Lastly, I would say a big mistake is not being proactive enough. While some people can anticipate too fast, others may not anticipate enough. When we anticipate too early, we fail because we fail to grasp the larger perspective that comes with time. When we anticipate too late, we fail because we are playing catch-up. So be safe and pragmatic in what you do and have a good sense of what is out there. Being aware and understanding timing and when to act is key to making sure you can be the disruptor and not the disrupted.
Ok. Thank you. Here is the primary question of our discussion. Based on your experience and success, what are the five most important things a business leader should do to pivot and stay relevant in the face of disruptive technologies? Please share a story or an example for each.
A business leader should:
- Communicate: If you can start a good cadence of communication with your team, you’ll be in a much better spot than 90% of your competitors.
- Dream Big: If you don’t dream, you’ll never reach your potential.
- Plan: If you don’t plan, you’ll never get to the next step of your dream. Be good at both. Ask yourself, “What are the immediate next steps?”
- Anticipate and Participate: Find the sweet spot for anticipating change. Don’t participate too early, but don’t anticipate too late. We’ve seen a lot of companies like Facebook do this. They’re not the first social media platform, and they probably won’t be the last, but they didn’t participate at the very beginning because everyone else had to work out the bugs first. Someone eventually has to be the pioneer and work out the bugs, but it brings me to my point — when something new and shiny comes, don’t just hitch your wagon there, but also don’t disregard it. If you blink, you might miss it, and your whole company might have missed the train.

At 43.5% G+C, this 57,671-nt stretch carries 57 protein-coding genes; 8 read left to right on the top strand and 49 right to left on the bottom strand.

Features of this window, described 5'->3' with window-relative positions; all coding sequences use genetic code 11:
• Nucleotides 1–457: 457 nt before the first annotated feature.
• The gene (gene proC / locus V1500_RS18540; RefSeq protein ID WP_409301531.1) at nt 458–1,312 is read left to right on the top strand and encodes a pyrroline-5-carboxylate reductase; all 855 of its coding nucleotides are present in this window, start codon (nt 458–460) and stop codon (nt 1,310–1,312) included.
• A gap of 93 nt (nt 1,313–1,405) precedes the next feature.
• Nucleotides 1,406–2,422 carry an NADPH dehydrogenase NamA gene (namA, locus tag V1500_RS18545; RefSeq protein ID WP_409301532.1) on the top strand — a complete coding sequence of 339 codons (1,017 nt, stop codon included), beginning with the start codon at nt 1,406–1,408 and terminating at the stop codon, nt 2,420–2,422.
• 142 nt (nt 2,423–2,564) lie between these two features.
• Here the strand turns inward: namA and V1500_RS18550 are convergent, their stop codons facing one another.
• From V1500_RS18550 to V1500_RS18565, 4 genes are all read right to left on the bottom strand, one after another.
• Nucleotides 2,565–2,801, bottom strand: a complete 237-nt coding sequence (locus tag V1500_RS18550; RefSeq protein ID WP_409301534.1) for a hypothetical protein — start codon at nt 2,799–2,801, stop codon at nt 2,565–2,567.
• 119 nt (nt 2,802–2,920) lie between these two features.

- Be Human: Behind every disruption or wave of innovation is a human (or many humans) making it happen. If you only look at technologies without appreciating that people drive adoption or rejection — then you’re doomed to fail. Technologies don’t have KPIs, metrics or goals — humans do. Appreciate this and help educate people who buy and use your technology to solve their problems or make their lives easier.
Can you please give us your favorite “Life Lesson Quote”? Can you share how that was relevant to you in your life?
I think this is a Greek quote: “A society or civilization becomes great when the men who plant the trees don’t get to sit in their shade.” I may have butchered it a bit, but its meaning goes to that principle of dreaming. In business, you should be able to accomplish the dreams that you have set out to do. If you only want to build something for the short term and not for something you can’t see, you probably won’t create something that’ll make a lasting impact.
- ‹ Previous Article
- Next Article›
- Non-Fungible Tokens: Amr Samaha Of Tykes On The 5 Things You Need To Know To Create a Highly…
- Meet The Disruptors: Jack Lifton Of One World Lithium On The Five Things You Need To Shake Up Your…